Alabama MOTORCYCLE DMV Practice Test 4
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Ouch! While you were on a roll there for a few questions, you didn’t pass this time. But I know this test, and I think you’ll pass next time. Really.
The faster you drink, the faster the alcohol will accumulate in your body. Alcohol leaves a person's system at an average of one drink per hour. If you consume more than one drink in an hour, you will still have alcohol in your body after one hour has passed.
There is no single lane position that is always best and no single lane position that should always be avoided. Vary your lane position as road and traffic conditions warrant.
Wearing a U.S. Department of Transportation (DOT)-compliant helmet can help protect you against head and neck injuries in the event of a crash. A jacket made of leather or sturdy synthetic material can also protect you against injuries.
Make sure your motorcycle's transmission is in neutral before you start the engine. Most motorcycles have a neutral indicator on the speedometer that lights up when the ignition switch is on and the cycle is in neutral.
A U.S. Department of Transportation-compliant helmet will allow you to see as far to the sides as is necessary for safe riding.
Riding between rows of stopped or slowly moving vehicles can be dangerous. Vehicles may change lanes, doors may open, or arms may be stuck out of vehicles' windows. Despite their size, motorcycles need the full width of a lane to operate safely.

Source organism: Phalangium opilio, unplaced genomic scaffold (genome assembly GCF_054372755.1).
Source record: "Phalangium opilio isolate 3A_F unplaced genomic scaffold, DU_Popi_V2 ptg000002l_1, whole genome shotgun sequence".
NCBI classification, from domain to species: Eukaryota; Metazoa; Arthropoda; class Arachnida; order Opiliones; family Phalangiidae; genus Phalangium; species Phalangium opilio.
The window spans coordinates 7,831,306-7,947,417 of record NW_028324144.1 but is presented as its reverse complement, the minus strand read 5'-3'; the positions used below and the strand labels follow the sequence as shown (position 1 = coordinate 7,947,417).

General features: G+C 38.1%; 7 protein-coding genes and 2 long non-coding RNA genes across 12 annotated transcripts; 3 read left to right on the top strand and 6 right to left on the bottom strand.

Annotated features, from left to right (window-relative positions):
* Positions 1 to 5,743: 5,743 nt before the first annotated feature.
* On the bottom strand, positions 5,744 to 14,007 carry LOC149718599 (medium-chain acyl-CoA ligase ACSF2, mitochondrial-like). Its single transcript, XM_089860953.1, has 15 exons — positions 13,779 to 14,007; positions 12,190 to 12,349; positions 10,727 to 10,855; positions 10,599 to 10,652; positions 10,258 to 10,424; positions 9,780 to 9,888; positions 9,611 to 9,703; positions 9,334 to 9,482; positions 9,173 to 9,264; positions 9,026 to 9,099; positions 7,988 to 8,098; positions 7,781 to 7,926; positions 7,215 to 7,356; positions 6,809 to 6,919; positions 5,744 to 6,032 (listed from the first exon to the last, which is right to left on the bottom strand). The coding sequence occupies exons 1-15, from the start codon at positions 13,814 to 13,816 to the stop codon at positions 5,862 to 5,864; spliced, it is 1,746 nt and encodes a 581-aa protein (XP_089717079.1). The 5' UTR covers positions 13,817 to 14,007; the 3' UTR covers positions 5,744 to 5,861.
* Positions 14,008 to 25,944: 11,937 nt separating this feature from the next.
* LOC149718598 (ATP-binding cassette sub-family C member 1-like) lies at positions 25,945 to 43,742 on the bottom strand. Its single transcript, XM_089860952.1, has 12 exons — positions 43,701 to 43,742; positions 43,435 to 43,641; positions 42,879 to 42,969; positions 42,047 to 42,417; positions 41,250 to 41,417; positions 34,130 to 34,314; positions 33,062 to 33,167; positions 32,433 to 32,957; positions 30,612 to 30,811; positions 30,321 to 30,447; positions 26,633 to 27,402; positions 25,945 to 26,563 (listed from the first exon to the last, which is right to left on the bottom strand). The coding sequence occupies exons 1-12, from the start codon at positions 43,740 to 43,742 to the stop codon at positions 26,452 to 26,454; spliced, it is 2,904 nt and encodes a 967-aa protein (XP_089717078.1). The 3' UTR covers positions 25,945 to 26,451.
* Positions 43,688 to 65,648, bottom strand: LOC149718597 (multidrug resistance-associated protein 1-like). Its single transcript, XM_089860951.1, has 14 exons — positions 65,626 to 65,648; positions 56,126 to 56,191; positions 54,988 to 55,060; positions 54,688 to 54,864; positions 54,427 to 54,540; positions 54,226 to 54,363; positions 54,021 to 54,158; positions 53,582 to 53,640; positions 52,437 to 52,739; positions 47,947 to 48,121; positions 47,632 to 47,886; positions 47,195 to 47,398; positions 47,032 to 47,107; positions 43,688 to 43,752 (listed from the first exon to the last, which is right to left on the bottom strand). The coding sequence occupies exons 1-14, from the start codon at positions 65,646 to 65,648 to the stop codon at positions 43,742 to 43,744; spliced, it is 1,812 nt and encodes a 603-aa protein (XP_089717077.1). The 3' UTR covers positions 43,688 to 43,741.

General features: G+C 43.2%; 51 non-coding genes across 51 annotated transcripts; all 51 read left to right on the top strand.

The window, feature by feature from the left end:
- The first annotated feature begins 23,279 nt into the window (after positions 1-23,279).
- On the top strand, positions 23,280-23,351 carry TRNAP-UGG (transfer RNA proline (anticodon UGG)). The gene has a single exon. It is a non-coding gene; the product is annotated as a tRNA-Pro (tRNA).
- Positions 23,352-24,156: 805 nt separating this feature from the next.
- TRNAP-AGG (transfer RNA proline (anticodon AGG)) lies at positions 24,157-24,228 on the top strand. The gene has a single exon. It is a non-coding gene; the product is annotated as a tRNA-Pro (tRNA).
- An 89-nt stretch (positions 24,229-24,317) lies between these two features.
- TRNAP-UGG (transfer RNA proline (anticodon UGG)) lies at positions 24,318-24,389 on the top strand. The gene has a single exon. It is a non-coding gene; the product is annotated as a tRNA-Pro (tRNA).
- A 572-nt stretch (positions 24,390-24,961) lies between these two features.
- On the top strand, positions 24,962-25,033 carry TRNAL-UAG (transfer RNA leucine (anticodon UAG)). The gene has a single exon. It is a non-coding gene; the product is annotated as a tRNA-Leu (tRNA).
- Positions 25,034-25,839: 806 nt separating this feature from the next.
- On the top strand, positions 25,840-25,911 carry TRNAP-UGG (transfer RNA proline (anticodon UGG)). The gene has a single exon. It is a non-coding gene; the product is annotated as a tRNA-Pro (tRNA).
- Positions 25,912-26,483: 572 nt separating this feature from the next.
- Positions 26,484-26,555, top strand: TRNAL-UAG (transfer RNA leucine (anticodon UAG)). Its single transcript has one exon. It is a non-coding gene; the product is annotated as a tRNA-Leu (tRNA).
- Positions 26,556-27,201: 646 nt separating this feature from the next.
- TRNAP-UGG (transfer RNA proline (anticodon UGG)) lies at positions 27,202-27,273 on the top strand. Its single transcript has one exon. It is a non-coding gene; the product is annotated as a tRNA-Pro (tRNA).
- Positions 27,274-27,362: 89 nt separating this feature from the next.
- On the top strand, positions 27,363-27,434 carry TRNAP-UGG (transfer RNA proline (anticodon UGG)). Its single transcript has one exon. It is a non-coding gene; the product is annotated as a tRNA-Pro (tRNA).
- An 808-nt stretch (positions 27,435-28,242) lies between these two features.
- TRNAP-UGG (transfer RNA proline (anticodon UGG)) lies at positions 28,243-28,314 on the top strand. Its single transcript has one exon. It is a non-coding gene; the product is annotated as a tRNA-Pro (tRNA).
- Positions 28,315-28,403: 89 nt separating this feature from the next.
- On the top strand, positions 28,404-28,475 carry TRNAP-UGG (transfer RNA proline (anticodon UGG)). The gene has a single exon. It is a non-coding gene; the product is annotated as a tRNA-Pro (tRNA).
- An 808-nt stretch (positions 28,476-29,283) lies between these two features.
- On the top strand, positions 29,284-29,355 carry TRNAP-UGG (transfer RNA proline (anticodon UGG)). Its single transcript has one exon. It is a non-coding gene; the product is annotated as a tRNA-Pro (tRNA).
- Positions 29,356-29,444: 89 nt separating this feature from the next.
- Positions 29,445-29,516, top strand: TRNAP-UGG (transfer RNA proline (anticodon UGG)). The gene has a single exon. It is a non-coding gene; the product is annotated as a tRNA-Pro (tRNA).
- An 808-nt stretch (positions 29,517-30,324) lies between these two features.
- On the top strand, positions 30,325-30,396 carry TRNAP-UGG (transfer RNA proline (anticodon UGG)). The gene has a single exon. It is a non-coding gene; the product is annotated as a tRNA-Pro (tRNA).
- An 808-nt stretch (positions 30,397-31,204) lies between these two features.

Locking the brakes can cause control problems. If your front brake locks, you should release the brake then immediately re-apply it. If you lock your rear brake when stopping on a good traction surface, keep it locked until you have completely stopped.
Maintaining a space cushion helps to ensure that you will have enough time to react to the movements of others and enough room to maneuver safely.
Most motorcycle crashes happen at speeds below 30 mph and on trips that are shorter than five miles long.
It is a good idea to get into the habit of using both the front and rear brakes every time you slow or stop.
Protection should be your first consideration when buying a motorcycle helmet.
All passes must be completed within the posted speed limits and only in areas where passing is permitted.
To determine upcoming road conditions when riding at night, use the vehicle ahead of you. For example, the headlights of the vehicle may provide a better view of the road than your own high beam. If the vehicle's taillights bounce up and down, this indicates the presence of bumps on the road.
If you accidentally lock the rear wheel while stopping on a surface with good traction, you can keep it locked until you have completely stopped. Even with a locked rear wheel, you can control your motorcycle if it is upright and traveling in a straight line.
Georgia law requires a rider to wear eye protection when on a moving motorcycle. A full face shield provides a rider with the best possible protection.